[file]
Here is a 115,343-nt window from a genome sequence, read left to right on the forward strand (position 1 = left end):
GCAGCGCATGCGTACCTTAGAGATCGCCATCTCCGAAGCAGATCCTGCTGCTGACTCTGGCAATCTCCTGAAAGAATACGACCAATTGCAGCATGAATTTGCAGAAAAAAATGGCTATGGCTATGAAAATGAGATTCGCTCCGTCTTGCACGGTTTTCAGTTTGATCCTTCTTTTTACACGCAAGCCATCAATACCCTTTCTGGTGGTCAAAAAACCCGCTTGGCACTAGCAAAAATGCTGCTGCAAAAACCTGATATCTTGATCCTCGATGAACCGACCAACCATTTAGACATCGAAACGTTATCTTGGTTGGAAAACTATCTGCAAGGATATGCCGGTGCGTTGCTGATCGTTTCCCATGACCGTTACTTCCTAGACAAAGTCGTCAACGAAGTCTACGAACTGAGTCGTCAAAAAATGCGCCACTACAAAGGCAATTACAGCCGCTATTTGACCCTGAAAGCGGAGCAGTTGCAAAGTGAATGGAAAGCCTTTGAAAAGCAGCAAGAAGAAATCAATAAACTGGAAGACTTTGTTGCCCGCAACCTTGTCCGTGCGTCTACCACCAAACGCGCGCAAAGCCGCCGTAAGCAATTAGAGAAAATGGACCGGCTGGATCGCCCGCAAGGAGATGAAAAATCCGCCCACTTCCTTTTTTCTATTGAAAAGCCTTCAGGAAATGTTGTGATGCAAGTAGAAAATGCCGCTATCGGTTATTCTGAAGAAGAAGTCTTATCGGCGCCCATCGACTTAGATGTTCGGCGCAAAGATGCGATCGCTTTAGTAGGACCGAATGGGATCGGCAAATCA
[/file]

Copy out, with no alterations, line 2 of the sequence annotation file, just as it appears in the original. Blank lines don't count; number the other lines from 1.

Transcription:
GCAGCGCATGCGTACCTTAGAGATCGCCATCTCCGAAGCAGATCCTGCTGCTGACTCTGGCAATCTCCTGAAAGAATACGACCAATTGCAGCATGAATTTGCAGAAAAAAATGGCTATGGCTATGAAAATGAGATTCGCTCCGTCTTGCACGGTTTTCAGTTTGATCCTTCTTTTTACACGCAAGCCATCAATACCCTTTCTGGTGGTCAAAAAACCCGCTTGGCACTAGCAAAAATGCTGCTGCAAAAACCTGATATCTTGATCCTCGATGAACCGACCAACCATTTAGACATCGAAACGTTATCTTGGTTGGAAAACTATCTGCAAGGATATGCCGGTGCGTTGCTGATCGTTTCCCATGACCGTTACTTCCTAGACAAAGTCGTCAACGAAGTCTACGAACTGAGTCGTCAAAAAATGCGCCACTACAAAGGCAATTACAGCCGCTATTTGACCCTGAAAGCGGAGCAGTTGCAAAGTGAATGGAAAGCCTTTGAAAAGCAGCAAGAAGAAATCAATAAACTGGAAGACTTTGTTGCCCGCAACCTTGTCCGTGCGTCTACCACCAAACGCGCGCAAAGCCGCCGTAAGCAATTAGAGAAAATGGACCGGCTGGATCGCCCGCAAGGAGATGAAAAATCCGCCCACTTCCTTTTTTCTATTGAAAAGCCTTCAGGAAATGTTGTGATGCAAGTAGAAAATGCCGCTATCGGTTATTCTGAAGAAGAAGTCTTATCGGCGCCCATCGACTTAGATGTTCGGCGCAAAGATGCGATCGCTTTAGTAGGACCGAATGGGATCGGCAAATCA